The Bay of Plenty’s strong primary industry sector is proving to be the backbone of the local economy, with the region’s economic activity outperforming national figures, new data shows.
Infometrics’ Quarterly Economic Monitor for the December 2021 quarter, covering Eastern Bay of Plenty, Rotorua and Western Bay of Plenty, shows the region’s economic activity rose by 8 per cent, compared with 5.5 per cent growth nationally.
This was helped by a strong dairy payout and firm horticulture prices. The dairy payout for the 2021/22 season is estimated to be $1.1 billion, up $176 million from the 2020/21 season.
Despite challenges in the tourism sector, the Bay of Plenty has also benefited from domestic visitation, with tourism expenditure for the year to December 2021 up 7.1 per cent compared with 2020.
With many Kiwis unable to travel internationally, figures suggest the Bay of Plenty has been a region of choice for many looking to unwind and spend time with whānau and friends.
Not only is spending strong from domestic manuhiri, but also from those within the region. Marketview data shows consumer spending in Bay of Plenty was sitting 7.8 per cent higher over the year to December 2021. This increase compares to a 5 per cent increase felt nationally, highlighting the relatively strong consumer confidence of those in the Bay of Plenty.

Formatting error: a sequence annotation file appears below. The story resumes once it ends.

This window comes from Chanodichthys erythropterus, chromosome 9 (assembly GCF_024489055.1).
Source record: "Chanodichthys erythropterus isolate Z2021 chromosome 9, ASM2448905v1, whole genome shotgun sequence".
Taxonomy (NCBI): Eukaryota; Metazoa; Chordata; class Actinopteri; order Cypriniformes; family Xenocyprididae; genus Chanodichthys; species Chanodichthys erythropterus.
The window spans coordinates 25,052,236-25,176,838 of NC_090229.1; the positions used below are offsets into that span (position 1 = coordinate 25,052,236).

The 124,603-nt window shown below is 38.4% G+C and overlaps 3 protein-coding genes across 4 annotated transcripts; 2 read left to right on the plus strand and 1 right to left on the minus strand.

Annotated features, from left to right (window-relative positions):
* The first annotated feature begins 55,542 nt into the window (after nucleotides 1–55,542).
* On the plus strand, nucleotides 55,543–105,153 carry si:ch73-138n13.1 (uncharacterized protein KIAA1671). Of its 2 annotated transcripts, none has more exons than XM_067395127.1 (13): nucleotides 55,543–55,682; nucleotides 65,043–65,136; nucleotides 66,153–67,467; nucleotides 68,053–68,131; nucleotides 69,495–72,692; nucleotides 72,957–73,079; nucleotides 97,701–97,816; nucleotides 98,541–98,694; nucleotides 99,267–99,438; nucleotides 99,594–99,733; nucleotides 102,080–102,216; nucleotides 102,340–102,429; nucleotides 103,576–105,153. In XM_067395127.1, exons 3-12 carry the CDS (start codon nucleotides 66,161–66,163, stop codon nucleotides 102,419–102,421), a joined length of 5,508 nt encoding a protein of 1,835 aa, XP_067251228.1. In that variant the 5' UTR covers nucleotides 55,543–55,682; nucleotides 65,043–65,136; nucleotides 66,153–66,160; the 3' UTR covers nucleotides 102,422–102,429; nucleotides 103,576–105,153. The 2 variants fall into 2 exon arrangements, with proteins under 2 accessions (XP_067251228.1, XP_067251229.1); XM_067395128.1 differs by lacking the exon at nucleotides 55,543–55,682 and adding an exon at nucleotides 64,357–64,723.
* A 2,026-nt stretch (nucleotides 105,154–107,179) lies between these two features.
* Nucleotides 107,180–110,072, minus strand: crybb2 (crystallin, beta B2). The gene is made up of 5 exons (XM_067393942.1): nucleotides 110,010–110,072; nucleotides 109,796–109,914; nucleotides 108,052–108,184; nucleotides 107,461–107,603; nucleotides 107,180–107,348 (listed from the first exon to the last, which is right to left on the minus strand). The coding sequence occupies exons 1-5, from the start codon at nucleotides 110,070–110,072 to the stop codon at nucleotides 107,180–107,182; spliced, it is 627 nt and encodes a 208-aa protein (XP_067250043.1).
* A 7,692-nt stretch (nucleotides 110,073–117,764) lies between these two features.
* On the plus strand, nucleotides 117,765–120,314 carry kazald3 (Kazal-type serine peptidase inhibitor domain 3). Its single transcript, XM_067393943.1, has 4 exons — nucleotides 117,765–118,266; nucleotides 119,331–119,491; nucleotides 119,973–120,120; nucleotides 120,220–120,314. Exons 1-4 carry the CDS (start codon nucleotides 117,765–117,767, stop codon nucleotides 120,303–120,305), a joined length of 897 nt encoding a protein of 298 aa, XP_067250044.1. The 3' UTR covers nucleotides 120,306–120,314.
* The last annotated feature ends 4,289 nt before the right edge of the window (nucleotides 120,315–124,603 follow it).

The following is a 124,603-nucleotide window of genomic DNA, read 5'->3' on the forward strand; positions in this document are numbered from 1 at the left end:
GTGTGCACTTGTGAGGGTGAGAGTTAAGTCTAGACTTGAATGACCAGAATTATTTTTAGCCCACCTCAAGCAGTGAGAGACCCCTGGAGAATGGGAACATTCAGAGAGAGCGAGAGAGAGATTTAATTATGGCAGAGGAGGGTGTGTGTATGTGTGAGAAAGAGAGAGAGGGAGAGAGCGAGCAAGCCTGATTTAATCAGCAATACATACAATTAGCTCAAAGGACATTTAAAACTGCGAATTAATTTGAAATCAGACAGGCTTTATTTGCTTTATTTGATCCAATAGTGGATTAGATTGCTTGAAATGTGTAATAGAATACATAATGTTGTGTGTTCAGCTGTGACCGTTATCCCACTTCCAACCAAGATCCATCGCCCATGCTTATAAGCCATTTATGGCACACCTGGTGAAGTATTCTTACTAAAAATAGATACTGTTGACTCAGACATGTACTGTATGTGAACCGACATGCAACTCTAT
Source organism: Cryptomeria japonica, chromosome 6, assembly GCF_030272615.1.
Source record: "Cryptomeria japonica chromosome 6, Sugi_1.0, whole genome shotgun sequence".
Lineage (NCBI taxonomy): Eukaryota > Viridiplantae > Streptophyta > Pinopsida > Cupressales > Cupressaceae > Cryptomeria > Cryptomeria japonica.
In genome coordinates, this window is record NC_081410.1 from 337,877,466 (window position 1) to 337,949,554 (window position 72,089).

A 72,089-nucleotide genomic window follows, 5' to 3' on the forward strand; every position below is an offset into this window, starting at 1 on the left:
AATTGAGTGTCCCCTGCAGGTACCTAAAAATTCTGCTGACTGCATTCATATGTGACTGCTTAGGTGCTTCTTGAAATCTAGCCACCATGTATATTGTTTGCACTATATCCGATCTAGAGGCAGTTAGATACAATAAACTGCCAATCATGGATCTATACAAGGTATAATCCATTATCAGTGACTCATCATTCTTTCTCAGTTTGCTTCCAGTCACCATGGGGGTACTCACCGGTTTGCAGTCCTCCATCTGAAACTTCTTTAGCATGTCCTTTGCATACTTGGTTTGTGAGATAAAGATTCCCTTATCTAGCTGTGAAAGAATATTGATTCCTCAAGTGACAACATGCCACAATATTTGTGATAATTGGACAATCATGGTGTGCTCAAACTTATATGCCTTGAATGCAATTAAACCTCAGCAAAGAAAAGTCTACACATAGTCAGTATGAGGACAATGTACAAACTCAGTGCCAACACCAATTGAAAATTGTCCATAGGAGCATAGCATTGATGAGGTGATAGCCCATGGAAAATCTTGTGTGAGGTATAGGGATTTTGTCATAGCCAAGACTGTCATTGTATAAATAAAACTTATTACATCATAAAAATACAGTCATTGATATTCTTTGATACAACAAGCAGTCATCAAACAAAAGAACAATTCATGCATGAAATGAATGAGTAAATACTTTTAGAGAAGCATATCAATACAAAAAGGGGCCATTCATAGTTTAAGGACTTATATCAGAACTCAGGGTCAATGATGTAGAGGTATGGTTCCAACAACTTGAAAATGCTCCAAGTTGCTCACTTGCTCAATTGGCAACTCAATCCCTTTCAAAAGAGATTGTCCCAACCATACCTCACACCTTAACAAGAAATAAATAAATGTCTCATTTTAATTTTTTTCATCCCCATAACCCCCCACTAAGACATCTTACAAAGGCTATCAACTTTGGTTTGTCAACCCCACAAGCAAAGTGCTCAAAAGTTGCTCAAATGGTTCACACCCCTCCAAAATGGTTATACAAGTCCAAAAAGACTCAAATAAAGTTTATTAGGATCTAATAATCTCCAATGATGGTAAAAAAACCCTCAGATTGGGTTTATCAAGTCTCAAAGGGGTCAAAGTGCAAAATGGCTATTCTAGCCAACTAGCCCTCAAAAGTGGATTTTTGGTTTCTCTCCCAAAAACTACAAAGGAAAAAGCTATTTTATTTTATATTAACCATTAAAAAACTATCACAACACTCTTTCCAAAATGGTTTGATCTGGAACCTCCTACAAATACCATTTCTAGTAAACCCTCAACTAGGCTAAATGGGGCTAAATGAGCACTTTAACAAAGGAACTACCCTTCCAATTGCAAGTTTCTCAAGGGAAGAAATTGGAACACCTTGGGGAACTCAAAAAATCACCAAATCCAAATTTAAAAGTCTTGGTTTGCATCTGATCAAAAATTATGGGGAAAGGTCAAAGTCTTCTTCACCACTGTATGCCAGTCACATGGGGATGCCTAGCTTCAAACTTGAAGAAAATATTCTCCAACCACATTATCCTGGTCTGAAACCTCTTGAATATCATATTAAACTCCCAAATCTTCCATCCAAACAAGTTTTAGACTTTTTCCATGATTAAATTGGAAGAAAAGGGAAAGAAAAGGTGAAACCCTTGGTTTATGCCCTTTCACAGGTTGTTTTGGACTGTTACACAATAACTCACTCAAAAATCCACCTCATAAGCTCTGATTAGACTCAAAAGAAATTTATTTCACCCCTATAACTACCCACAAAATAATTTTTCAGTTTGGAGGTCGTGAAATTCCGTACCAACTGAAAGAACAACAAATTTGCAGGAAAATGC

Employment in the Bay of Plenty has also grown, with filled jobs for residents climbing 3.1 per cent over the year to December 2021, compared to a more modest increase of 1.7 per cent nationally.
Capacity constraints are becoming a growing concern, with businesses finding it harder to attract workers for positions and, as a result, labour costs are expected to rise.
The average house value in the Bay of Plenty was up nearly 29 per cent in December 2021 compared with a year earlier. However, fewer homes are being sold, decreasing 5.3 per cent in the year to December 2021, compared with the previous year.
From a macro perspective, Infometrics data suggests the Bay of Plenty economy is in a strong position to weather the impacts of COVID-19.
However, continued economic resilience will rely on New Zealand’s ability to start easing restrictions and opening borders in 2022.